Mental Health

Depression Increases Odds of Kidney Failure?

| by Alex Groberman

According to a new report, depression may lead to an increased risk of kidney failure.

As per the results of the study, which appeared in the March 10 issue of Clinical Journal of American Society of Nephrology, depression could be linked to a higher rate of acute kidney injury hospitalizations. In order to put together more accurate findings, certain conditions like inflammatory markers, heart disease and lifestyle factors like BMI, smoking, drinking and more were taken into account.

Researchers noted that depression was associated with a higher occurrence of chronic kidney disease at baseline. In fact, kidney problems were 20 percent more common in individuals who were suffering from depression than those who were not.

The leader of the study, Dr. Willem Kop had this to say on the findings:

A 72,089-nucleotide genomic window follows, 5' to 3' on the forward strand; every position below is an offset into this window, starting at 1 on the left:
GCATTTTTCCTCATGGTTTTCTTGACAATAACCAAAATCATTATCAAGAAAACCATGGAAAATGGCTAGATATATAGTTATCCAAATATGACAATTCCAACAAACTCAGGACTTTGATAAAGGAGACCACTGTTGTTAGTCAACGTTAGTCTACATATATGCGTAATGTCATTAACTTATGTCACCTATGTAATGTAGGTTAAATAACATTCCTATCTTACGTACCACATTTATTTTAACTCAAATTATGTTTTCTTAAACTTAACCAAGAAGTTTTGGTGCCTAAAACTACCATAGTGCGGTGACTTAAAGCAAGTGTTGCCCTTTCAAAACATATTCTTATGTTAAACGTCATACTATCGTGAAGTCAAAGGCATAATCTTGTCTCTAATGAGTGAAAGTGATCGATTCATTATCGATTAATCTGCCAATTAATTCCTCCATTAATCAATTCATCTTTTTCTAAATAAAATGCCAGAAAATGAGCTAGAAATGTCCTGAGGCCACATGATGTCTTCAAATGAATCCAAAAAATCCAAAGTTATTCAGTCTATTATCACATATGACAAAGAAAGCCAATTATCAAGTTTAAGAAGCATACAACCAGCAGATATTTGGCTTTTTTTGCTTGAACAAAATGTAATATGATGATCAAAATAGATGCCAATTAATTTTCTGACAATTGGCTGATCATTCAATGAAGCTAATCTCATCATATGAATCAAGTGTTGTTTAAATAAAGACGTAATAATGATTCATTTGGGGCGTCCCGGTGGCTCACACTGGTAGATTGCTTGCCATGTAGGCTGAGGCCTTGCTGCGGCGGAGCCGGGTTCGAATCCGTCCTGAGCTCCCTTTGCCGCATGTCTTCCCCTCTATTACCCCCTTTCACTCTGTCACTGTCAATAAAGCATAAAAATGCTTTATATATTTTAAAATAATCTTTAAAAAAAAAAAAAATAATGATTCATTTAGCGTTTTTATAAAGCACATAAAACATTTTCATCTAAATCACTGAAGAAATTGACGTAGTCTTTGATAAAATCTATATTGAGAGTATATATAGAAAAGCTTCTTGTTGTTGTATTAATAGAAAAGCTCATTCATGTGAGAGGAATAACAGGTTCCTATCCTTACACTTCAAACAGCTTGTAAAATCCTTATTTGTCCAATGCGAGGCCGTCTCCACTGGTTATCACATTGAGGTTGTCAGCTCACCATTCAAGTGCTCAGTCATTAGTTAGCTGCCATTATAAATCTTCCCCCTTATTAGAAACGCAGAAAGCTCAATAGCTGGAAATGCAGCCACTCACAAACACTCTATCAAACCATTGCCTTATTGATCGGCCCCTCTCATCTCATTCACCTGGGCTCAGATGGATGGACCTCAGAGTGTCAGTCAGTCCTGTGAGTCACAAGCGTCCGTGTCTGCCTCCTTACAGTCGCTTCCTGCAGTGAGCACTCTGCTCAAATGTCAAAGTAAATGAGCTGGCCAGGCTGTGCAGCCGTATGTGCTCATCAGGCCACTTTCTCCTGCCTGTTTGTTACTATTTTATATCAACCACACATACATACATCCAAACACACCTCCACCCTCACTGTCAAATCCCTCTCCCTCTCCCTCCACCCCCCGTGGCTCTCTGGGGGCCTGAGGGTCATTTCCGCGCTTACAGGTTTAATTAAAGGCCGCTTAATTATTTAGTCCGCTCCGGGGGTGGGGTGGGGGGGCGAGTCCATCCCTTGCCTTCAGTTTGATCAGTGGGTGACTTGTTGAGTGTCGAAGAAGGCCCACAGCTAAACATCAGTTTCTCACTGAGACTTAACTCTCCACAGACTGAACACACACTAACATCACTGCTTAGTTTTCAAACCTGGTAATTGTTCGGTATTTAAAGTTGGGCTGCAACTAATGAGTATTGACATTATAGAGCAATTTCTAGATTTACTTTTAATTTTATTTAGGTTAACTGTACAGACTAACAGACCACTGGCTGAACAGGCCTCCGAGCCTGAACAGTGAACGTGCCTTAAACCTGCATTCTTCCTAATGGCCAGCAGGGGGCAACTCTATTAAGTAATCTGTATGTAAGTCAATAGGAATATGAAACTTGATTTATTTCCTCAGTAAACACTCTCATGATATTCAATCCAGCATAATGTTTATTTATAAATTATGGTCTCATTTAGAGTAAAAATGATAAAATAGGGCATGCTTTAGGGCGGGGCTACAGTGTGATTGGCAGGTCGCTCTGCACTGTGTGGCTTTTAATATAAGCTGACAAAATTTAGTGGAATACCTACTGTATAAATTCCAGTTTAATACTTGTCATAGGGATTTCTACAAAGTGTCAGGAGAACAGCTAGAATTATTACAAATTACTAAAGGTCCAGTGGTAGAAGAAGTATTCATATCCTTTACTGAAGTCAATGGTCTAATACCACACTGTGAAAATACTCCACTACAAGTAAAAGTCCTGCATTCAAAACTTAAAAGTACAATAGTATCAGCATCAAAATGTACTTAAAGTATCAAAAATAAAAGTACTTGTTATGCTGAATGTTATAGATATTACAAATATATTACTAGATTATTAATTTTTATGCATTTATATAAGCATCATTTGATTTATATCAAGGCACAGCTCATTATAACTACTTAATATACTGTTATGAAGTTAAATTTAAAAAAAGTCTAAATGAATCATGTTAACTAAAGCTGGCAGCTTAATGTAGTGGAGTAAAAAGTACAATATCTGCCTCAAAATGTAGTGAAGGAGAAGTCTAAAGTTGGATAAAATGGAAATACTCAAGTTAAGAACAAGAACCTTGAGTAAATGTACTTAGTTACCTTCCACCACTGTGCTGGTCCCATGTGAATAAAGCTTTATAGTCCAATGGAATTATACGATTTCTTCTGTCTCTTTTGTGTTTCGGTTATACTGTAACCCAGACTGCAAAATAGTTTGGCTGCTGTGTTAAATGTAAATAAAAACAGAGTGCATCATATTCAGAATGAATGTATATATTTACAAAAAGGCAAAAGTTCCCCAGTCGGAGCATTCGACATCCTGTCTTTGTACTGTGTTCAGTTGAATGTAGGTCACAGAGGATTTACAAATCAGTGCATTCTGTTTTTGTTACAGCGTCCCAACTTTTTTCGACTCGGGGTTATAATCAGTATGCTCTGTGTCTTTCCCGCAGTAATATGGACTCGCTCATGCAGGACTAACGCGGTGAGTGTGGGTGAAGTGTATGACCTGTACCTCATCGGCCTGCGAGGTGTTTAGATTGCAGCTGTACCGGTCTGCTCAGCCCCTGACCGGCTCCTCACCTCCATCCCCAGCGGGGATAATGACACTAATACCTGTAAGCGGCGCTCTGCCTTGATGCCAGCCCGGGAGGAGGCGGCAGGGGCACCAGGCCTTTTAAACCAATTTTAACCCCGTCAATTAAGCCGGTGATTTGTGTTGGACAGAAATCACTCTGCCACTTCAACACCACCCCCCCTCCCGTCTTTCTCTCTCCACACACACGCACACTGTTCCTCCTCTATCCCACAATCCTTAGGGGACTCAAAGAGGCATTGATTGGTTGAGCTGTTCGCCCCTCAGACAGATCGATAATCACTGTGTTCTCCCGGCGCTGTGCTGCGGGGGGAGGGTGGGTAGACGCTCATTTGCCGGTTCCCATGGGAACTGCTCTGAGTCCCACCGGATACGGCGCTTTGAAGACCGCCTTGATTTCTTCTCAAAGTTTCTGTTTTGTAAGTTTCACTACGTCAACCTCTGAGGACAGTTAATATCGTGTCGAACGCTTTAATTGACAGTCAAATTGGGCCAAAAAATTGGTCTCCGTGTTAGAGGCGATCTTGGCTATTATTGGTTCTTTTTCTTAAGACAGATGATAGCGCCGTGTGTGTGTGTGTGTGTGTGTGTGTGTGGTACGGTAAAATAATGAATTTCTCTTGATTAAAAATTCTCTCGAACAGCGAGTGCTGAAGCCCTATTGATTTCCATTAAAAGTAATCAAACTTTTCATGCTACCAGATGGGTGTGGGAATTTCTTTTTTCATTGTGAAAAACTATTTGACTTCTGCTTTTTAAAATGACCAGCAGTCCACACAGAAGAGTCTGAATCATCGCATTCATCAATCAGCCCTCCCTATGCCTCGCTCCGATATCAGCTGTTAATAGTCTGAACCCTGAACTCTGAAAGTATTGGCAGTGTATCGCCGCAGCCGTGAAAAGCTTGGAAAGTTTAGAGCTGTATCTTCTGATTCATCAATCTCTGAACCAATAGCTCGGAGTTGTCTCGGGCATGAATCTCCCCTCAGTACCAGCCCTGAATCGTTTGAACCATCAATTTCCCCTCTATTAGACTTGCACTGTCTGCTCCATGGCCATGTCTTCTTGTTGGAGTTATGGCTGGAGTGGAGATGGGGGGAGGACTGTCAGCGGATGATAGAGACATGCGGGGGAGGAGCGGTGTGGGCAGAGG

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"People with elevated depressive symptoms have a higher risk of subsequent adverse kidney disease outcomes. This is partially explained by other medical factors related to depression and kidney disease. But the association with depression was stronger in patients who were otherwise healthy compared to those who had co-existing medical disorders such as diabetes or heart disease."

While there is still a long way to go before establishing a firm and concrete line from depression to kidney problems, this study goes to show that there are some very serious possible physical ramifications to an unfortunate mental condition.